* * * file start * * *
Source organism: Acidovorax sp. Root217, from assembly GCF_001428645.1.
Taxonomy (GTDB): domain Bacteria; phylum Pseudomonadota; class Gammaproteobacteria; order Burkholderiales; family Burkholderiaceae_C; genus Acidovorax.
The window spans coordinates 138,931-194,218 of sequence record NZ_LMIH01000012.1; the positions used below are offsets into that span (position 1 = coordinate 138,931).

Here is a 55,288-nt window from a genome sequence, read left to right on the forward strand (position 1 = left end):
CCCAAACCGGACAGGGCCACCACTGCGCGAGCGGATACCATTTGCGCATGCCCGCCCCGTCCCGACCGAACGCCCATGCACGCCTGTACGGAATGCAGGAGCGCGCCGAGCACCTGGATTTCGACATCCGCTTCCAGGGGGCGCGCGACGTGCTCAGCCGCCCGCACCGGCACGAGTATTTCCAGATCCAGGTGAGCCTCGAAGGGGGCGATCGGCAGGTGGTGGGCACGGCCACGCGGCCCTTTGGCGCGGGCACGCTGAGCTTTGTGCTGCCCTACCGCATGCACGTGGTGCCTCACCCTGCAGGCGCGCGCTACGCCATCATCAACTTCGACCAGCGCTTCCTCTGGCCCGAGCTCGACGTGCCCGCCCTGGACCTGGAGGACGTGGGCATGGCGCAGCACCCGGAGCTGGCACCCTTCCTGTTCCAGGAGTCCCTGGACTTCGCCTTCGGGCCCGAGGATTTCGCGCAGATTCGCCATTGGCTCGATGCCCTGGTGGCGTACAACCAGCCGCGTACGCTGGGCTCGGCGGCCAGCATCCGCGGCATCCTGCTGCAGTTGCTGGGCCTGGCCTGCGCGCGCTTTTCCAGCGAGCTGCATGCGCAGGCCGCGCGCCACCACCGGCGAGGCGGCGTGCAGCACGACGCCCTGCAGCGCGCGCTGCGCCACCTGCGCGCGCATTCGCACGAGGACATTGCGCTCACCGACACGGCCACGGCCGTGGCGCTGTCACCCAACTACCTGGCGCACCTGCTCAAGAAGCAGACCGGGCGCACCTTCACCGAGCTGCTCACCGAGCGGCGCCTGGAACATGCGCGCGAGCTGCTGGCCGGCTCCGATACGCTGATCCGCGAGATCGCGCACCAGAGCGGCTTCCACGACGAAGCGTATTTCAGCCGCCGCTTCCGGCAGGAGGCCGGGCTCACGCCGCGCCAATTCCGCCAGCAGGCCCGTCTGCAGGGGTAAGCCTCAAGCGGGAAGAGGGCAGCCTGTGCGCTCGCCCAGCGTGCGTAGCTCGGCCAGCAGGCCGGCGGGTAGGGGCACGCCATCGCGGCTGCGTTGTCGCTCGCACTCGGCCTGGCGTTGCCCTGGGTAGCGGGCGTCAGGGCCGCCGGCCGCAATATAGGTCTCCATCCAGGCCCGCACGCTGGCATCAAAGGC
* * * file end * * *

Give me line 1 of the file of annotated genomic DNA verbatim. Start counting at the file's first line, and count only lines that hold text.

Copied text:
Source organism: Acidovorax sp. Root217, from assembly GCF_001428645.1.